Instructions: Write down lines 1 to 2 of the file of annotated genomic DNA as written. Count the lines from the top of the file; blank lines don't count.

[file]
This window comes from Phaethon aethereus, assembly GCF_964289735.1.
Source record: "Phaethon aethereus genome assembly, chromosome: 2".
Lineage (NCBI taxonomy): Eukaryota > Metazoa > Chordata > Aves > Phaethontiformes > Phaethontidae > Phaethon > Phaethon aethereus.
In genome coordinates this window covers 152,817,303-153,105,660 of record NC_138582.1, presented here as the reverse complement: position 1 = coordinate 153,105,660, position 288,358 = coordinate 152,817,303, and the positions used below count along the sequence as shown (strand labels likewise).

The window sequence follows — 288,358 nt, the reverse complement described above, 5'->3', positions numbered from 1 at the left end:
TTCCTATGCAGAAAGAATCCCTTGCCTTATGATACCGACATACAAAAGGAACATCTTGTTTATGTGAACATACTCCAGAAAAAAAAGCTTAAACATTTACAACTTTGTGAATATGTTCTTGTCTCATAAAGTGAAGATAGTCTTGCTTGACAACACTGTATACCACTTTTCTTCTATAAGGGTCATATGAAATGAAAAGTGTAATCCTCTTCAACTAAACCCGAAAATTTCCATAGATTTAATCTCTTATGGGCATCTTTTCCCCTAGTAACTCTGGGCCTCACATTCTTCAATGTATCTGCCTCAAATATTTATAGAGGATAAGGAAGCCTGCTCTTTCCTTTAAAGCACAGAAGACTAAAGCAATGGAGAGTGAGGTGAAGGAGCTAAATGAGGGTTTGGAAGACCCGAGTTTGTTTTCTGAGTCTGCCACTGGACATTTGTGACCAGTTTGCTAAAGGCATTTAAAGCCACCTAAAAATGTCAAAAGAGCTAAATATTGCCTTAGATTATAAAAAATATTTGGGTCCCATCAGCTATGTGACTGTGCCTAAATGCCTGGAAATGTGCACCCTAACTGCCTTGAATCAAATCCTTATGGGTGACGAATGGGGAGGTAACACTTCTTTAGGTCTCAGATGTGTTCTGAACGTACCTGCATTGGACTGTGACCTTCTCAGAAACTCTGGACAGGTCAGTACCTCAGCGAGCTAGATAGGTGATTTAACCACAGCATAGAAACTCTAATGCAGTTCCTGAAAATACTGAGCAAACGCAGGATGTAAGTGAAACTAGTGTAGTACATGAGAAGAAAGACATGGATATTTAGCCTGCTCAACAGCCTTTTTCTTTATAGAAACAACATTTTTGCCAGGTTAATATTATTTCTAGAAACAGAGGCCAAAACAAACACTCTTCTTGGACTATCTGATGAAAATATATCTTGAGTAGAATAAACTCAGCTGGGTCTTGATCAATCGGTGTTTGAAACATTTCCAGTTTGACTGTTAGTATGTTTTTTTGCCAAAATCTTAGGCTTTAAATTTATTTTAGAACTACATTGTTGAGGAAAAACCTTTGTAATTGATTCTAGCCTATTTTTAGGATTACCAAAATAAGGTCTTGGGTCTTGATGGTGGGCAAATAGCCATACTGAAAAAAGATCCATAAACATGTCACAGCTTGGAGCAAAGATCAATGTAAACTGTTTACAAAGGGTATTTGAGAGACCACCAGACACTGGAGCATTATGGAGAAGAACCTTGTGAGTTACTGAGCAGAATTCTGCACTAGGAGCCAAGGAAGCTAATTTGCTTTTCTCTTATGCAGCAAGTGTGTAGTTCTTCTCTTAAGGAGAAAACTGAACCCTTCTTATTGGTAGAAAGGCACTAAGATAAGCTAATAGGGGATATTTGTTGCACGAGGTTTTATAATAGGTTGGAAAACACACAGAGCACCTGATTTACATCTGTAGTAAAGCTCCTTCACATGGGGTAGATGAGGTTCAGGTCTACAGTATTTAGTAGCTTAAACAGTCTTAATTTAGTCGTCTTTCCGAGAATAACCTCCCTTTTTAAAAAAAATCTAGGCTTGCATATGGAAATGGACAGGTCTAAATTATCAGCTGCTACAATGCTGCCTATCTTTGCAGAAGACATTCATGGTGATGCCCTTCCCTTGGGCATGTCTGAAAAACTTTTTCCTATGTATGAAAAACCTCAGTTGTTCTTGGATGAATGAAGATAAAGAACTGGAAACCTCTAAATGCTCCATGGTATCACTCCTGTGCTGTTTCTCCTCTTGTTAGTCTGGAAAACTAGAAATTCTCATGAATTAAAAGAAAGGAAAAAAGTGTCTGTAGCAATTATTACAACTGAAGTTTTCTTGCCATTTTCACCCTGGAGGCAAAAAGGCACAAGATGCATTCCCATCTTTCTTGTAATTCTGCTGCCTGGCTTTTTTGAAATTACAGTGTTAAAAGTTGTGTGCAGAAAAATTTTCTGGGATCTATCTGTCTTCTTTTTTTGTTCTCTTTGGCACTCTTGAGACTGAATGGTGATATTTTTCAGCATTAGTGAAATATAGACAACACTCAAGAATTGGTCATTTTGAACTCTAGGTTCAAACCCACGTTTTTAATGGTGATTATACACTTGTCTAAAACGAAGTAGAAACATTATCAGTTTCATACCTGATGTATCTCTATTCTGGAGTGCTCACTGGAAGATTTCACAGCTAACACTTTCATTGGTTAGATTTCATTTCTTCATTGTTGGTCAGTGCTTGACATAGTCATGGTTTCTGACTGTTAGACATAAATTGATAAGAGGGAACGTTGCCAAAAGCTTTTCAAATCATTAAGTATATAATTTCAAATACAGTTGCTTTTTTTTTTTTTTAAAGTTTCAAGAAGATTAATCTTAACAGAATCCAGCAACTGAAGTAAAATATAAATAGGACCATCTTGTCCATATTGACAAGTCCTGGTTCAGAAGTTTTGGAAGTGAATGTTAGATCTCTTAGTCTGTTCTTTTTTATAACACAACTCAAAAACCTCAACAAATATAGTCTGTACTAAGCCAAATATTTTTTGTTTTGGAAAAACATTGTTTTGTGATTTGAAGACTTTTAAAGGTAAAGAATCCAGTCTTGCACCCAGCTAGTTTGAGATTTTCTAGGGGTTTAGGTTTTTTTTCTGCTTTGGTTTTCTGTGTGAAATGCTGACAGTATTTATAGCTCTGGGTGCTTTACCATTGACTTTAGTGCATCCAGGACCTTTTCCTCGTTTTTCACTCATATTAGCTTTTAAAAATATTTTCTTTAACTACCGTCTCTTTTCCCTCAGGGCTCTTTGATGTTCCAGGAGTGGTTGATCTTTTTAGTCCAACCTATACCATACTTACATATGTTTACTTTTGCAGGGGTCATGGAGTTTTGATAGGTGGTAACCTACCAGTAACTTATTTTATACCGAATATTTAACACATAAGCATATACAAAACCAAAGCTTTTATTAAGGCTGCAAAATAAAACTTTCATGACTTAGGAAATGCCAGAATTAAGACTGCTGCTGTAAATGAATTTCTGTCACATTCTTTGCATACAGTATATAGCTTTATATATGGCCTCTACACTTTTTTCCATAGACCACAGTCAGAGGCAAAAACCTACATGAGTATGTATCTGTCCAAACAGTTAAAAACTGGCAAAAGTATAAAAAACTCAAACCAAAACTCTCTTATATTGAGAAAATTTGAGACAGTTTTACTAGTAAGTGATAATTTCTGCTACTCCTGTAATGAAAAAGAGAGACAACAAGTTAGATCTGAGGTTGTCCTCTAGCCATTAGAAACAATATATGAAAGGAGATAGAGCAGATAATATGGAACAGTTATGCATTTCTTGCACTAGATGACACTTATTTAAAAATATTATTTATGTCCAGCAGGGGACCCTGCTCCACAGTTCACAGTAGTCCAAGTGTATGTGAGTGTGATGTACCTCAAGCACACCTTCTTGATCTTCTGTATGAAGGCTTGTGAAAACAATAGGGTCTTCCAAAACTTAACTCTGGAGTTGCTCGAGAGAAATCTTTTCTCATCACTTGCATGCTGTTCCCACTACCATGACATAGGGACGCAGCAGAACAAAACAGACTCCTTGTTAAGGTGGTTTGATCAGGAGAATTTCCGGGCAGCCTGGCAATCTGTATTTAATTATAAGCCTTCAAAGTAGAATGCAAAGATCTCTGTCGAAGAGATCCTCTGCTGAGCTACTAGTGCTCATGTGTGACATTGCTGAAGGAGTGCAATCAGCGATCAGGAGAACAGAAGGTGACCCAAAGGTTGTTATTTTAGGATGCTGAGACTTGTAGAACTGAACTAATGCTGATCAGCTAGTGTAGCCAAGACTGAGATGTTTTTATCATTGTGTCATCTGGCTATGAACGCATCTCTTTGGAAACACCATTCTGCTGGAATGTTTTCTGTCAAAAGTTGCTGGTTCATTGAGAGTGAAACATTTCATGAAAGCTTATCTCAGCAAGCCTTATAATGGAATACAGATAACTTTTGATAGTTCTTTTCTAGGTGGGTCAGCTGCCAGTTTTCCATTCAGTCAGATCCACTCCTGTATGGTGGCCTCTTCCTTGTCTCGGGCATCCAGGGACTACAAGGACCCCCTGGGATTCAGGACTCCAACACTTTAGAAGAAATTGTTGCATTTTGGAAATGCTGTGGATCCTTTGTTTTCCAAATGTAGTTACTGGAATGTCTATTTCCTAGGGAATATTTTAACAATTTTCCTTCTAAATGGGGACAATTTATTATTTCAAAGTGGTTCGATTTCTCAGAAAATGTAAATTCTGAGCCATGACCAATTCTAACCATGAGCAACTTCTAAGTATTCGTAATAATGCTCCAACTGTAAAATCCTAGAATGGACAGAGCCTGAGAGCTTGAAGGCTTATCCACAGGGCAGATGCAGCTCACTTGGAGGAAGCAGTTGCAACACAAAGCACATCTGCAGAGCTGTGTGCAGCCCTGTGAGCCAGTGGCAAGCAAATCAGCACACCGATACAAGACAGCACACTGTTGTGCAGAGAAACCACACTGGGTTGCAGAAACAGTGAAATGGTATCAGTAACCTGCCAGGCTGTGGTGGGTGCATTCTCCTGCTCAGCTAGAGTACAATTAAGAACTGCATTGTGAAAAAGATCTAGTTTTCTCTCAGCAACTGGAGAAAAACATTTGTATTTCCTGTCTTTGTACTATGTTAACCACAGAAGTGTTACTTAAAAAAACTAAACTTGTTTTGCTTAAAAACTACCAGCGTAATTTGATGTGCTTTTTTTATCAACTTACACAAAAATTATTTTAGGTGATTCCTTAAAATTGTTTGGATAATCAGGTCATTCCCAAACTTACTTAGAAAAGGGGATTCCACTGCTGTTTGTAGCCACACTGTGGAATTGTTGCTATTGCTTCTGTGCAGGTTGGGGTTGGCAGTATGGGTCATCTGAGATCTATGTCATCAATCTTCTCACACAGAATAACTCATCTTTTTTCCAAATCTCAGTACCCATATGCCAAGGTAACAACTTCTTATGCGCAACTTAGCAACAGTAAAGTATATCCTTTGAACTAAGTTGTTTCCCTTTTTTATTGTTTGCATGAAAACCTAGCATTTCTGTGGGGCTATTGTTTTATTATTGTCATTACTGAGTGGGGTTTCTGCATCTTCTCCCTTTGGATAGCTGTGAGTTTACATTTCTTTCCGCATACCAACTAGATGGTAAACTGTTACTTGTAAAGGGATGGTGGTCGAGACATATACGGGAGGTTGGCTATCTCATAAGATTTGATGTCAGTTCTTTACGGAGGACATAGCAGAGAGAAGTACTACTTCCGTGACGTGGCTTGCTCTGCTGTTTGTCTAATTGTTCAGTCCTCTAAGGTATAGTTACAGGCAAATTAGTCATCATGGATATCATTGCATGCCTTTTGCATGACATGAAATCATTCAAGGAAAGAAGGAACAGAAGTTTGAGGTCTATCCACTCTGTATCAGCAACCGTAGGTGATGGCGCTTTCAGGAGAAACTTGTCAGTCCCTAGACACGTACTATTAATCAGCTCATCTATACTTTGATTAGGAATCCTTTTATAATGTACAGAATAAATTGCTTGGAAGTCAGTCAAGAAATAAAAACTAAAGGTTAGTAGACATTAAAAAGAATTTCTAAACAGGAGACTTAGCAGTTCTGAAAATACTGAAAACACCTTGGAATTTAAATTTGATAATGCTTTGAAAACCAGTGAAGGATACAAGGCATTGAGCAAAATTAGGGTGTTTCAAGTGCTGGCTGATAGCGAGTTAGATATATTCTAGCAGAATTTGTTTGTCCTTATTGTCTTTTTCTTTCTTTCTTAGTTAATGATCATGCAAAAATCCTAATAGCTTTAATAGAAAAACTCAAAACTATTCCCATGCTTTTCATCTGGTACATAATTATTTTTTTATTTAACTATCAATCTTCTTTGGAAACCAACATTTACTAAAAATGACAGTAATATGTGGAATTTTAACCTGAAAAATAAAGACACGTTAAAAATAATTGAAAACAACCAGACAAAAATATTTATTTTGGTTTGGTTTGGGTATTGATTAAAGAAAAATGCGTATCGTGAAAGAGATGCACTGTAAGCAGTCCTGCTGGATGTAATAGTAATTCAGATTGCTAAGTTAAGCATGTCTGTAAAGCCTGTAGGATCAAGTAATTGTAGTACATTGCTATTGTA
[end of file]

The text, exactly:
This window comes from Phaethon aethereus, assembly GCF_964289735.1.
Source record: "Phaethon aethereus genome assembly, chromosome: 2".